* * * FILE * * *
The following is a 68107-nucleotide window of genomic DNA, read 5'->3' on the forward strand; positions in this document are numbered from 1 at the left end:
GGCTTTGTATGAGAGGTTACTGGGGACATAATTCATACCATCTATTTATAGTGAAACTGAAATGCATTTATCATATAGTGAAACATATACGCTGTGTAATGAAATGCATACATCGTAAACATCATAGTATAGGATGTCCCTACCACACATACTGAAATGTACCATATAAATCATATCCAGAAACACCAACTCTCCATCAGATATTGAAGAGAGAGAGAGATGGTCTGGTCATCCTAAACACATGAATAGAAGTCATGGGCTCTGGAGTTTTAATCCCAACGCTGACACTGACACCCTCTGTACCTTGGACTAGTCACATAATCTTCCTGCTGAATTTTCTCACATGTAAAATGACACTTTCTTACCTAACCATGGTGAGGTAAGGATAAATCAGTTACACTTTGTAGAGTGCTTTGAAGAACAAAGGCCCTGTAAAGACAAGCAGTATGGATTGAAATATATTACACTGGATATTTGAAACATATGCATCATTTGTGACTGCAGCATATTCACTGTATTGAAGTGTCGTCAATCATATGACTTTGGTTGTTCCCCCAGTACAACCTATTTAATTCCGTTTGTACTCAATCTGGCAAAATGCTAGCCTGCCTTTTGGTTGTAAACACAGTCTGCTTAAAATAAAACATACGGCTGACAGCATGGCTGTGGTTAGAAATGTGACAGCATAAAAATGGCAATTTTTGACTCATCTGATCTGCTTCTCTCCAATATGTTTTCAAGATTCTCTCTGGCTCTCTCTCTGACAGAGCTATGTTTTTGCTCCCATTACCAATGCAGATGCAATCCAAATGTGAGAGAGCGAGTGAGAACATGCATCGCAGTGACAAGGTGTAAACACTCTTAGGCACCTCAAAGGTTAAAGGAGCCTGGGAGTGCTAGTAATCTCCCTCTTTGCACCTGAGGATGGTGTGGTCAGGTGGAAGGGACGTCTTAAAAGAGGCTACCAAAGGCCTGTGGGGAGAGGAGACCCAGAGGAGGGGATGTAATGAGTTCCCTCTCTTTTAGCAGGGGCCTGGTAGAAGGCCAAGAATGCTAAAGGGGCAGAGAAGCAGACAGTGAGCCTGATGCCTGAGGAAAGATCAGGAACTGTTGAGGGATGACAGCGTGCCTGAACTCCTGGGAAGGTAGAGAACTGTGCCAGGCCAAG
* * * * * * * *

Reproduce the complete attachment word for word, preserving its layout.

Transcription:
The following is a 68107-nucleotide window of genomic DNA, read 5'->3' on the forward strand; positions in this document are numbered from 1 at the left end:
GGCTTTGTATGAGAGGTTACTGGGGACATAATTCATACCATCTATTTATAGTGAAACTGAAATGCATTTATCATATAGTGAAACATATACGCTGTGTAATGAAATGCATACATCGTAAACATCATAGTATAGGATGTCCCTACCACACATACTGAAATGTACCATATAAATCATATCCAGAAACACCAACTCTCCATCAGATATTGAAGAGAGAGAGAGATGGTCTGGTCATCCTAAACACATGAATAGAAGTCATGGGCTCTGGAGTTTTAATCCCAACGCTGACACTGACACCCTCTGTACCTTGGACTAGTCACATAATCTTCCTGCTGAATTTTCTCACATGTAAAATGACACTTTCTTACCTAACCATGGTGAGGTAAGGATAAATCAGTTACACTTTGTAGAGTGCTTTGAAGAACAAAGGCCCTGTAAAGACAAGCAGTATGGATTGAAATATATTACACTGGATATTTGAAACATATGCATCATTTGTGACTGCAGCATATTCACTGTATTGAAGTGTCGTCAATCATATGACTTTGGTTGTTCCCCCAGTACAACCTATTTAATTCCGTTTGTACTCAATCTGGCAAAATGCTAGCCTGCCTTTTGGTTGTAAACACAGTCTGCTTAAAATAAAACATACGGCTGACAGCATGGCTGTGGTTAGAAATGTGACAGCATAAAAATGGCAATTTTTGACTCATCTGATCTGCTTCTCTCCAATATGTTTTCAAGATTCTCTCTGGCTCTCTCTCTGACAGAGCTATGTTTTTGCTCCCATTACCAATGCAGATGCAATCCAAATGTGAGAGAGCGAGTGAGAACATGCATCGCAGTGACAAGGTGTAAACACTCTTAGGCACCTCAAAGGTTAAAGGAGCCTGGGAGTGCTAGTAATCTCCCTCTTTGCACCTGAGGATGGTGTGGTCAGGTGGAAGGGACGTCTTAAAAGAGGCTACCAAAGGCCTGTGGGGAGAGGAGACCCAGAGGAGGGGATGTAATGAGTTCCCTCTCTTTTAGCAGGGGCCTGGTAGAAGGCCAAGAATGCTAAAGGGGCAGAGAAGCAGACAGTGAGCCTGATGCCTGAGGAAAGATCAGGAACTGTTGAGGGATGACAGCGTGCCTGAACTCCTGGGAAGGTAGAGAACTGTGCCAGGCCAAG